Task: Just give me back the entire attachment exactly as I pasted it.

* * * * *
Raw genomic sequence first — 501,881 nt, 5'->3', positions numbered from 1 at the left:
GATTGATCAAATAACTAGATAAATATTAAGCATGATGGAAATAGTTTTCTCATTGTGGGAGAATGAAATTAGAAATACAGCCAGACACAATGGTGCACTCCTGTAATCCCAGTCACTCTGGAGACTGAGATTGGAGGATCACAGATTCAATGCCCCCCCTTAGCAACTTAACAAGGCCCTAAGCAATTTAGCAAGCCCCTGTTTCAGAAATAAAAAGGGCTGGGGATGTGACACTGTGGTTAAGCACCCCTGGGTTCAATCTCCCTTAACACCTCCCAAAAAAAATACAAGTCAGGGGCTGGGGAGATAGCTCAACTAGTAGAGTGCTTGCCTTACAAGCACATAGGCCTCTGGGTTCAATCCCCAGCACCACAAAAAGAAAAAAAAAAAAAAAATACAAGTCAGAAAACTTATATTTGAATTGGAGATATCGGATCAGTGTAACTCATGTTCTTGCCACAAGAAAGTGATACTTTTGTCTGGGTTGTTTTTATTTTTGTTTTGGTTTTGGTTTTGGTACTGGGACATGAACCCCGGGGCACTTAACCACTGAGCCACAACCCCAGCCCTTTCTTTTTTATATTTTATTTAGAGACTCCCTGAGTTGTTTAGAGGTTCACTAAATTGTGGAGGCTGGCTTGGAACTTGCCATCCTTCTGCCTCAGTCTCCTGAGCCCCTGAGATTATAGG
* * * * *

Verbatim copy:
Raw genomic sequence first — 501,881 nt, 5'->3', positions numbered from 1 at the left:
GATTGATCAAATAACTAGATAAATATTAAGCATGATGGAAATAGTTTTCTCATTGTGGGAGAATGAAATTAGAAATACAGCCAGACACAATGGTGCACTCCTGTAATCCCAGTCACTCTGGAGACTGAGATTGGAGGATCACAGATTCAATGCCCCCCCTTAGCAACTTAACAAGGCCCTAAGCAATTTAGCAAGCCCCTGTTTCAGAAATAAAAAGGGCTGGGGATGTGACACTGTGGTTAAGCACCCCTGGGTTCAATCTCCCTTAACACCTCCCAAAAAAAATACAAGTCAGGGGCTGGGGAGATAGCTCAACTAGTAGAGTGCTTGCCTTACAAGCACATAGGCCTCTGGGTTCAATCCCCAGCACCACAAAAAGAAAAAAAAAAAAAAAATACAAGTCAGAAAACTTATATTTGAATTGGAGATATCGGATCAGTGTAACTCATGTTCTTGCCACAAGAAAGTGATACTTTTGTCTGGGTTGTTTTTATTTTTGTTTTGGTTTTGGTTTTGGTACTGGGACATGAACCCCGGGGCACTTAACCACTGAGCCACAACCCCAGCCCTTTCTTTTTTATATTTTATTTAGAGACTCCCTGAGTTGTTTAGAGGTTCACTAAATTGTGGAGGCTGGCTTGGAACTTGCCATCCTTCTGCCTCAGTCTCCTGAGCCCCTGAGATTATAGG